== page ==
Publication Details

Fergusson, C. L. & Henderson, R. A. (2015). Early Palaeozoic continental growth in the Tasmanides of northeast Gondwana and its implications for Rodinia assembly and rifting. Gondwana Research, 28 (3), 933-953.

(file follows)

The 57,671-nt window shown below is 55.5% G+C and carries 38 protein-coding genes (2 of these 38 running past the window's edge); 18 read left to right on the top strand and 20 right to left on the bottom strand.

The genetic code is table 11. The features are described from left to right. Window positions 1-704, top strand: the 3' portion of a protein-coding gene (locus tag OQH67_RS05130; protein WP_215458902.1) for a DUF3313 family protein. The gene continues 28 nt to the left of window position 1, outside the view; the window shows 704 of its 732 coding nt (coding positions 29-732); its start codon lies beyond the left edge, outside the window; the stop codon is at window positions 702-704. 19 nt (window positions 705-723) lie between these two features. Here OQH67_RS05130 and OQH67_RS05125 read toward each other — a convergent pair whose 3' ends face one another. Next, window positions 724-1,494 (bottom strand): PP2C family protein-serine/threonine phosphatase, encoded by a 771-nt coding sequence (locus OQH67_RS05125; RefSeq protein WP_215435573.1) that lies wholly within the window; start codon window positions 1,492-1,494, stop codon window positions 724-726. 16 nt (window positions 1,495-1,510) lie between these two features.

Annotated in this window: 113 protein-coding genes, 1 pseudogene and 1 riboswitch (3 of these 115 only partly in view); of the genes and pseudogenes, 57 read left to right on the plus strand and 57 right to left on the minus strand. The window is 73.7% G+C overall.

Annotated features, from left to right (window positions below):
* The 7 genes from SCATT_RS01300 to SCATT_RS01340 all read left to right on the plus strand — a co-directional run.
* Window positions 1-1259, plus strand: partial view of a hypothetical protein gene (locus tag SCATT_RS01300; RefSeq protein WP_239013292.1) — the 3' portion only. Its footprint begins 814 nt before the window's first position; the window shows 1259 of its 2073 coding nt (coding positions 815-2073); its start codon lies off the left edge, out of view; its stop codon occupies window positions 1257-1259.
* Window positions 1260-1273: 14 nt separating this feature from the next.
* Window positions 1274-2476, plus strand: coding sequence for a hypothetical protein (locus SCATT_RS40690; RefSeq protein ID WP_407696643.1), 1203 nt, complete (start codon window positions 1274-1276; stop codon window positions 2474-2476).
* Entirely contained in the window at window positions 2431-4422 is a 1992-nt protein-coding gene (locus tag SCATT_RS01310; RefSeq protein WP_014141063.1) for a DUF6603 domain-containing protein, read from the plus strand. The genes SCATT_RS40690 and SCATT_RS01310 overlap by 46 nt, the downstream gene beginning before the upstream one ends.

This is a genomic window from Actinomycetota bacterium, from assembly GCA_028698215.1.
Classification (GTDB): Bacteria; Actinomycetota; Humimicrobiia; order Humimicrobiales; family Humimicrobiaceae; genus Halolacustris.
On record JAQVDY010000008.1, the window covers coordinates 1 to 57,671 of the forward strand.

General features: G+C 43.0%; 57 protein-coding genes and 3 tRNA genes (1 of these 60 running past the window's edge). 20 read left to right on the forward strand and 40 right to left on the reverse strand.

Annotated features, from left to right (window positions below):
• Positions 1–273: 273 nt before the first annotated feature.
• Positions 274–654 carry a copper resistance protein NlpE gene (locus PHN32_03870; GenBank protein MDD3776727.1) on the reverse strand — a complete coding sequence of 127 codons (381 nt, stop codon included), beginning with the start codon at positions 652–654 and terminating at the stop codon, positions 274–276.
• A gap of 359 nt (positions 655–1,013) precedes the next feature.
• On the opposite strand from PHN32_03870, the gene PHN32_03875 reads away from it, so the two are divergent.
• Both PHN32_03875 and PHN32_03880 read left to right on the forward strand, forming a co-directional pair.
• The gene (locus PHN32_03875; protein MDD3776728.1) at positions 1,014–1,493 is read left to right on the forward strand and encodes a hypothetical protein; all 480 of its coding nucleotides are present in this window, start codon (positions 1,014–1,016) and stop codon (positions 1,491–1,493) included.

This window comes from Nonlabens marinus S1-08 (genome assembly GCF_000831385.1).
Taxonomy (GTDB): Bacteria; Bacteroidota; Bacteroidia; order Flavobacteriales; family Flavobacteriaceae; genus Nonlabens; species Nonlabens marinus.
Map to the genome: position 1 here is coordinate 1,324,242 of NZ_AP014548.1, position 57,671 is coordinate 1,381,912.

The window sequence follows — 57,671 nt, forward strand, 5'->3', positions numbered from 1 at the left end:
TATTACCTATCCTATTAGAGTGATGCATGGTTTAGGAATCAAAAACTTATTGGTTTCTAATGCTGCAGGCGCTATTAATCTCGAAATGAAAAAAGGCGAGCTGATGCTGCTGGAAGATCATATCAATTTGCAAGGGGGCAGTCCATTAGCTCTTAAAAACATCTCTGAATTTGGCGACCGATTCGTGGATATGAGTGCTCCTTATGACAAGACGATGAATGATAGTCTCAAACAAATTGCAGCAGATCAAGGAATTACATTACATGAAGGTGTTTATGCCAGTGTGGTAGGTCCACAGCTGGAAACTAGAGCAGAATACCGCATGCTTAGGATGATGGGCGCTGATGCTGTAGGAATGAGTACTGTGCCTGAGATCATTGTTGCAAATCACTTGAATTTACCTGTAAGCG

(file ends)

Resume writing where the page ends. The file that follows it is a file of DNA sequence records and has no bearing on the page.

Gondwana formed in the Neoproterozoic to Cambrian mainly from collision along the East African and Kuunga orogens at about the same time that the Gondwana palaeo-Pacific facing margin became a long-lived active margin and formed the Terra Australis Orogen. This orogen, and in particular the Tasman Orogenic Belt (the Tasmanides) sector of eastern Australia, is distinguished by widespread shortening of quartz turbidite successions and underlying oceanic basement, with less abundant island arc assemblages. Early Palaeozoic accretionary development of the Tasmanides followed Rodinia breakup at 800-750 Ma to form the palaeo-Pacific Ocean. In eastern Australia, a second rifting episode at 600-580 Ma is more widely developed with siliciclastic sedimentation and rift-related igneous activity. In parts of the Delamerian Orogen of South Australia and northwestern New South Wales and in the exposed northern Thomson Orogen of north and central Queensland, the rift-related sedimentary successions have a dominant 1.3 to 1 Ga detrital zircon age signature implying local sources. They are considered to be derived from an eastward continuation of the 1.3-1 Ga Musgrave Province in central Australia, which marks a major Late Mesoproterozoic suture between the North Australian and South Australian/West Australian cratons and now buried within continental crust of the Thomson Orogen. Palaeomagnetic data suggest that an intraplate 40° anticlockwise rotation occurred between the North Australian Craton and an amalgam of the West and South Australian cratons during the transpressional Petermann Orogeny in central Australia at 650 to 550 Ma and overlapped the 600-580 Ma rifting event. The zone of rotational intraplate shearing is considered to have remobilised the preceding Late Mesoproterozoic suture and provides a marker in Rodinia that supports the AUSMEX reconstruction. Detrital zircon of 650-500 Ma, known as the Pacific-Gondwana association, is very widely represented in Phanerozoic sediment of eastern Australia. It may be that an upper crustal igneous assemblage, now removed by erosion, developed in the Petermann Orogeny contributed to part of this age association. However, a primary Antarctic far-field source is favoured. Given that prior to 650 Ma, the unravelled intraplate rotation shows substantial overlap of the Thomson Orogen and the South Australian Craton, much of the former must have developed by continental growth largely after 550 Ma. The Diamantina Structure, which truncates the Mount Isa Province and forms the northwestern margin of the Thomson Orogen, marks the eastern line of intraplate rotation. This zone of crustal weakness continues into the northern Thomson Orogen where it was remobilised in the mid-Palaeozoic to offset the Mossman Orogen and to later facilitate the Late Mesozoic-Cenozoic Townsville Trough and basin, a major feature of the continental margin. Basement cores and bedrock geology of the Thomson Orogen indicate deposition of widespread quartzose turbidites dominated by Pacific-Gondwana detrital zircon ages (650-500 Ma) that were affected by inferred Middle to Late Cambrian deformation and metamorphism (Delamerian Orogeny). The widespread Delamerian event was succeeded by Late Cambrian-Early Ordovician backarc extension and dominantly silicic igneous activity with granites, volcanic and volcaniclastic successions in the northern Thomson Orogen. Ordovician quartz turbidite deposition followed by compressional deformation in the Late Ordovician-Early Silurian Benambran Orogeny and scattered syn- and post-orogenic granitic plutonism is characteristic of northeast Gondwana and dominates rock assemblages of the Lachlan Orogen.



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